Archaeology goes high-tech
by Steve Tollefson, Student Life-Educational Development
Soon Berkeley undergraduates will be reconstructing Neolithic villages in Europe without ever leaving their desks, thanks to Ruth Tringham, professor of anthropology and recipient of the 1998 Presidential Chair in Undergraduate Education.
The Presidential Chair is a three-year appointment to encourage new course development and to enhance the quality of already existing courses. It offers the opportunity and resources for designing new approaches to undergraduate teaching.
Tringham proposes to develop a series of anthropology courses, with a group of her colleagues, using multimedia technology. Through Tringhams courses, students themselves will become authors in multimedia, creating not only Neolithic Villages, but also the characters who inhabit them. Students will write the prehistory and early history of the Berkeley campus, create a web that links clay figurines to the Goddess, and write a detective story involving the arson investigation of a prehistoric house fire.
Tringham plans to glean the wealth of anthropological archaeologists, as well as Berkeley archaeologists in fields such as classics, Near Eastern studies, and art history, to provide abundant data for such models.
Multimedia technology provides a medium through which the complexities of archaeological practice the variety of plausible prehistories that can be written from any database can be grasped and appreciated, Tringham says.
This will give students a chance to do so much more than passively read books, she said. It will enable them to experience and participate in the virtual practice of archaeology.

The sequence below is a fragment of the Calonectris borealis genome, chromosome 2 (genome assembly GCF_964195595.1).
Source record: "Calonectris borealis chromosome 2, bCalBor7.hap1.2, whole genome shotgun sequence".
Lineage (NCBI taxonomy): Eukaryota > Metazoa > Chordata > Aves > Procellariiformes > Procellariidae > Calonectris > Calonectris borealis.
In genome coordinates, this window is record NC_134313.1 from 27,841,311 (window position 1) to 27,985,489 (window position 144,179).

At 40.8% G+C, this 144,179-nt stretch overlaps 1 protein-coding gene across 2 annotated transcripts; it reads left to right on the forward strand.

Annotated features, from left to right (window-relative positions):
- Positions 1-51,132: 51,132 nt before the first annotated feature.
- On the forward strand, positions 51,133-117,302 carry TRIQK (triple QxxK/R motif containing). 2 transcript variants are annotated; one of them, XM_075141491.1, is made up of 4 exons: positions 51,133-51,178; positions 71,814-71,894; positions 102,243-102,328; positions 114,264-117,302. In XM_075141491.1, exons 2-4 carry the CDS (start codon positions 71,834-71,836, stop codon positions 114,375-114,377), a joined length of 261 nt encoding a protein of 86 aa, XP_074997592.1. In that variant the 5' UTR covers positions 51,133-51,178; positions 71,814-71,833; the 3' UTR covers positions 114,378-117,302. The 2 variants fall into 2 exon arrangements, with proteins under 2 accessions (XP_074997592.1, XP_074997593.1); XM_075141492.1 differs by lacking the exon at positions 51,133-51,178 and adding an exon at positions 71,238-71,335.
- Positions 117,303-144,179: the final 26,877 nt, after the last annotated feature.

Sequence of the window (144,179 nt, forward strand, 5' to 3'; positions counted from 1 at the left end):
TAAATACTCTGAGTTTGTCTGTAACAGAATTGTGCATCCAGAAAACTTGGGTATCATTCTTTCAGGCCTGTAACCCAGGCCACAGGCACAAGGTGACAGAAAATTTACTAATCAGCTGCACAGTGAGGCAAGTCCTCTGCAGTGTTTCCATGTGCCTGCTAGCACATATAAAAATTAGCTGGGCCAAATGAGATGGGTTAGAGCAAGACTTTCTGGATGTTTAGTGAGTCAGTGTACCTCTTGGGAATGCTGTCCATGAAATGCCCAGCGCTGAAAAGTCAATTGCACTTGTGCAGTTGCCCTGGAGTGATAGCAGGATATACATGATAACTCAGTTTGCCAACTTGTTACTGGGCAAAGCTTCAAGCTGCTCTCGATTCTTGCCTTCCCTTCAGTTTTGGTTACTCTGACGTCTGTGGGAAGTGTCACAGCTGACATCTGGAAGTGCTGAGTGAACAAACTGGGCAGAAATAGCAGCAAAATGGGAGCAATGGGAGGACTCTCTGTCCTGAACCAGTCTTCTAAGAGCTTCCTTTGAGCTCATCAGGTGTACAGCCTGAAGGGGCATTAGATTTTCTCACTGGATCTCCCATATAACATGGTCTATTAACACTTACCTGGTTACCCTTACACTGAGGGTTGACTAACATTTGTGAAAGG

Initially, Tringham will develop multi-media authoring for three courses: Archaeology of Architecture, European Prehistory and Multimedia Authoring for Archaeology.
Tringhams goal is to apply the material developed for these three courses not only in lower-division courses such as Anthropology 2: Introduction to Archaeology, but also in a new course, The Poetics of time and Place: Viewpoints on Millennia, with colleagues Margaret Conkey and Rosemary Joyce.
Other anthropology faculty will work on aspects of the project such as developing modules in their own areas of expertise.
Professor Tringham will take the bugs out of using the multimedia technology, says Professor Kent Lightfoot, so that even Neanderthal-level techno-sophisticates like me can take advantage of these new and exciting pedagogical practices.
Stanley Brandes, chair of anthropology, says, The field of archaeology is particularly well-suited to the use of new instructional technologies that promote the interactive nature of the learning process, that deploy visual and other multimedia modes of presentation and that promote critical thinking. This is the ideal time for this project to be realized.
Tringham joined the faculty in 1979. She received MA and PhD degrees from the University of Edinburgh. Among her research specialties are European pre-history, Mediterranean archaeology, analysis of archaeological architecture and the feminist practice of archaeology.
Tringham was recognized at the campuss annual Distinguished Teaching Award ceremony April 28.
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